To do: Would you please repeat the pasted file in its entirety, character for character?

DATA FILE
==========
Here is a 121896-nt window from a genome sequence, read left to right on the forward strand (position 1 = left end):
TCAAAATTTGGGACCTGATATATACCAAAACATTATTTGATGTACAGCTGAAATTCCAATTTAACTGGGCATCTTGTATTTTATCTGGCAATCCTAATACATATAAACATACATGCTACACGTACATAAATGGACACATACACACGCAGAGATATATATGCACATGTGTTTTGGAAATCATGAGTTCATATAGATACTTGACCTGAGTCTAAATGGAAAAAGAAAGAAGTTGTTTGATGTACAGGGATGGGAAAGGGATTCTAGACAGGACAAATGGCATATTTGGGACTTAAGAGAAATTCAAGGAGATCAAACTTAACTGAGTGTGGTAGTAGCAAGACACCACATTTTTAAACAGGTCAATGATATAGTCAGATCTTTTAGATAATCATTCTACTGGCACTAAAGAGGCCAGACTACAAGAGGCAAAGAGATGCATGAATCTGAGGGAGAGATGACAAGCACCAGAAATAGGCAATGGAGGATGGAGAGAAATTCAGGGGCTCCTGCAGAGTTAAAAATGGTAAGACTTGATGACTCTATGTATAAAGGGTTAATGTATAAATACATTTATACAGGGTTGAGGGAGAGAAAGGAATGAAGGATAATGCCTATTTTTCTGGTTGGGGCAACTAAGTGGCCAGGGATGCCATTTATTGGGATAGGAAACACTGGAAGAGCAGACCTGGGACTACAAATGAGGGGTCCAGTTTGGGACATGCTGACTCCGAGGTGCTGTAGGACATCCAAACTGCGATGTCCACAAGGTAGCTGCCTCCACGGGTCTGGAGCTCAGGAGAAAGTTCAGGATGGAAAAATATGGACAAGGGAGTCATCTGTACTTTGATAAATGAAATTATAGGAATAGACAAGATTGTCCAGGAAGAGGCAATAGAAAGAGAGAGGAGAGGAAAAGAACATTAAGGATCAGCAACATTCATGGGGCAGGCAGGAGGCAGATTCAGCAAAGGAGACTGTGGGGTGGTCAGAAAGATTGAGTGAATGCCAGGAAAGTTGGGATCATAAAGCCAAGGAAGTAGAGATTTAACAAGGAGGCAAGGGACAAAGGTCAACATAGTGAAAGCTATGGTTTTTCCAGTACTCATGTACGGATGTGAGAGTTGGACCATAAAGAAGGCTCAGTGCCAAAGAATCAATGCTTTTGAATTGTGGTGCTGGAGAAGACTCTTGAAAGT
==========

Here is a 121896-nt window from a genome sequence, read left to right on the forward strand (position 1 = left end):
TCAAAATTTGGGACCTGATATATACCAAAACATTATTTGATGTACAGCTGAAATTCCAATTTAACTGGGCATCTTGTATTTTATCTGGCAATCCTAATACATATAAACATACATGCTACACGTACATAAATGGACACATACACACGCAGAGATATATATGCACATGTGTTTTGGAAATCATGAGTTCATATAGATACTTGACCTGAGTCTAAATGGAAAAAGAAAGAAGTTGTTTGATGTACAGGGATGGGAAAGGGATTCTAGACAGGACAAATGGCATATTTGGGACTTAAGAGAAATTCAAGGAGATCAAACTTAACTGAGTGTGGTAGTAGCAAGACACCACATTTTTAAACAGGTCAATGATATAGTCAGATCTTTTAGATAATCATTCTACTGGCACTAAAGAGGCCAGACTACAAGAGGCAAAGAGATGCATGAATCTGAGGGAGAGATGACAAGCACCAGAAATAGGCAATGGAGGATGGAGAGAAATTCAGGGGCTCCTGCAGAGTTAAAAATGGTAAGACTTGATGACTCTATGTATAAAGGGTTAATGTATAAATACATTTATACAGGGTTGAGGGAGAGAAAGGAATGAAGGATAATGCCTATTTTTCTGGTTGGGGCAACTAAGTGGCCAGGGATGCCATTTATTGGGATAGGAAACACTGGAAGAGCAGACCTGGGACTACAAATGAGGGGTCCAGTTTGGGACATGCTGACTCCGAGGTGCTGTAGGACATCCAAACTGCGATGTCCACAAGGTAGCTGCCTCCACGGGTCTGGAGCTCAGGAGAAAGTTCAGGATGGAAAAATATGGACAAGGGAGTCATCTGTACTTTGATAAATGAAATTATAGGAATAGACAAGATTGTCCAGGAAGAGGCAATAGAAAGAGAGAGGAGAGGAAAAGAACATTAAGGATCAGCAACATTCATGGGGCAGGCAGGAGGCAGATTCAGCAAAGGAGACTGTGGGGTGGTCAGAAAGATTGAGTGAATGCCAGGAAAGTTGGGATCATAAAGCCAAGGAAGTAGAGATTTAACAAGGAGGCAAGGGACAAAGGTCAACATAGTGAAAGCTATGGTTTTTCCAGTACTCATGTACGGATGTGAGAGTTGGACCATAAAGAAGGCTCAGTGCCAAAGAATCAATGCTTTTGAATTGTGGTGCTGGAGAAGACTCTTGAAAGT